Jonathan Gruber, who played a central role in crafting Obama's health law, said the moral of that story was that most Americans are happy with their health care and are resistant to change. So rather than cast Obama's effort as ripping up the health care system and starting from scratch, Gruber said, the administration emphasized that most Americans wouldn't be affected.
"The view was, 'Look, we've got to get this across the finish line.' To do that, you have to explain to people in a way that they understand," Gruber, an economist at the Massachusetts Institute of Technology, said. "You present the facts in a way that's ultimately not 100 percent accurate for every person, but tries to get across the gist of what you're trying to do."
To be sure, Republicans set out to lambast and undermine the law from the beginning. Democrats claim a deliberate campaign to misinform the public about the law made explaining it clearly that much harder. The law's critics argued it would hurt small businesses and kill jobs, drive up costs, lead to rationing and put health care decisions in the hands of politically-motivated bureaucrats.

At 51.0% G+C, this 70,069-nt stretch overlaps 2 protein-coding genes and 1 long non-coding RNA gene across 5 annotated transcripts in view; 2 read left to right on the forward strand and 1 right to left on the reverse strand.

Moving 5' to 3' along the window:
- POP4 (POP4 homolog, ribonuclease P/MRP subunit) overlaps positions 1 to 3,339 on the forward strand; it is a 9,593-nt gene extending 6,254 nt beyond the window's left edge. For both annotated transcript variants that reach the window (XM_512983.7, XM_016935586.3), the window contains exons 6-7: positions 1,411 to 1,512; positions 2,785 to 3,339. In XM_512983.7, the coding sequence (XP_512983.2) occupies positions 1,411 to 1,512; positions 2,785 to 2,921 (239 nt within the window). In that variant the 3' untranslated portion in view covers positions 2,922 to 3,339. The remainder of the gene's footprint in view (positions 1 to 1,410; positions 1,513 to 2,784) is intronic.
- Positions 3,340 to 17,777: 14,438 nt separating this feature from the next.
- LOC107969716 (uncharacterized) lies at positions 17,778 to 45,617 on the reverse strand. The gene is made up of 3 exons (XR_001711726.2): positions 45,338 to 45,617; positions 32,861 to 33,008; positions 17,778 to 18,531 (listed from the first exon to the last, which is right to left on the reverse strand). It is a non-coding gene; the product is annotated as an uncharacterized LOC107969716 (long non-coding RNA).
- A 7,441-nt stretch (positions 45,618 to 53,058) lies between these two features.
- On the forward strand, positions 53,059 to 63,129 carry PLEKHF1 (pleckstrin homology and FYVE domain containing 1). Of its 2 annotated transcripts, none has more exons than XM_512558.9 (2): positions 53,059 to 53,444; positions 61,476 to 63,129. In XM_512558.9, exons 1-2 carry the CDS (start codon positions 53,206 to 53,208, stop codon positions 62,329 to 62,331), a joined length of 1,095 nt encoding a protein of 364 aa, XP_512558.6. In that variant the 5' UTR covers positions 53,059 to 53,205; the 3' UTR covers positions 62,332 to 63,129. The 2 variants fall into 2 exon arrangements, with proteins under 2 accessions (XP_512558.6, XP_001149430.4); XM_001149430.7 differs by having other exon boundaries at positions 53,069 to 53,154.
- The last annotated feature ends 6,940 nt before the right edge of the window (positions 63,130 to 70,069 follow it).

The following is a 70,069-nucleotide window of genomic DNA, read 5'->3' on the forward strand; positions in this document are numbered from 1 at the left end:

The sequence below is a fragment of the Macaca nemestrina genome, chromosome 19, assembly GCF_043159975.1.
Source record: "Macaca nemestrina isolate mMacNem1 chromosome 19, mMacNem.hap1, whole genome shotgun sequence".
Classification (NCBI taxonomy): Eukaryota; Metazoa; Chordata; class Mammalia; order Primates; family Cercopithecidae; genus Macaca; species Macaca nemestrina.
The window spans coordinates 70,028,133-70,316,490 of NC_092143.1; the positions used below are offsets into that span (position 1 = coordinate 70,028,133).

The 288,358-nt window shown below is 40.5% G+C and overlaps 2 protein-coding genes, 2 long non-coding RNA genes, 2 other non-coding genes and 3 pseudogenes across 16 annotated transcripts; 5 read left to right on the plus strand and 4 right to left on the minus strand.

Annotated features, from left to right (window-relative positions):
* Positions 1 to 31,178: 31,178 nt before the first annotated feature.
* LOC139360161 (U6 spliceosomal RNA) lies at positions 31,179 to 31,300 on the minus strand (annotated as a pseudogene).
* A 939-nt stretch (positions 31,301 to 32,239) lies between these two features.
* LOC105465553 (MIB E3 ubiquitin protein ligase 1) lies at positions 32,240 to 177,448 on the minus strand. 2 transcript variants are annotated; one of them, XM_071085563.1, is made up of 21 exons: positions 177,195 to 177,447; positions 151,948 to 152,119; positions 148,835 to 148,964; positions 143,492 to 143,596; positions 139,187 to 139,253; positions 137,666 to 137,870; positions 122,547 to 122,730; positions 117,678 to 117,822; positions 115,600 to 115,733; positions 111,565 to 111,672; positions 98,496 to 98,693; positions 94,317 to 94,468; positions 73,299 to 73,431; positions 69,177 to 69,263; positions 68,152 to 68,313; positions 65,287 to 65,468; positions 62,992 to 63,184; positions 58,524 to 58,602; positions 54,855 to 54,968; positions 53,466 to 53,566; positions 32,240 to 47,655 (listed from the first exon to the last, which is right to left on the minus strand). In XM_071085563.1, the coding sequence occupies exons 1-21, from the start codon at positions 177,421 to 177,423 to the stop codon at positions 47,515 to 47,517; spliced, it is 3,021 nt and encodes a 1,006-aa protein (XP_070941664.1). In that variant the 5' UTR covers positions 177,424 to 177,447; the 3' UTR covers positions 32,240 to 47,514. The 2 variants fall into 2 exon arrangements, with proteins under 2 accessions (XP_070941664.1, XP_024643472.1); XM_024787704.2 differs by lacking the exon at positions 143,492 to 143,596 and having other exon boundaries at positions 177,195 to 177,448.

Each of those allegations could be easily captured in a sound bite. So Obama fought back by being equally straight-to-the-point.
"You have to pay attention to what your opponents are saying, and do what you can to correct the record," said Nick Papas, the White House's spokesman for health care for the first three years after the law passed. "The Republicans in Washington were lying to people and leaving tens of millions of Americans with the impression they were going to lose their health insurance, that this was going to be an apocalyptic development for the American health care system."
Such differing interpretations of the same set of facts is reflected in polling that suggests the public doesn't quite know what to think about the law more than three years after Obama signed it. Although the figures have ebbed and flowed, Americans remain relatively split, with 38 percent viewing the law favorably and 44 percent viewing it unfavorably, according to the Kaiser Family Foundation's monthly tracking poll.
Anna Greenberg, a Democratic pollster who has studied public opinion on health care, said what's been missing from the White House's message is how completely dysfunctional the health insurance system was before "Obamacare."
"You need to have a coherent framework for why we're doing it that allows you to get through the glitches that were inevitable," Greenberg said. "We never really explained to people why we're doing this."
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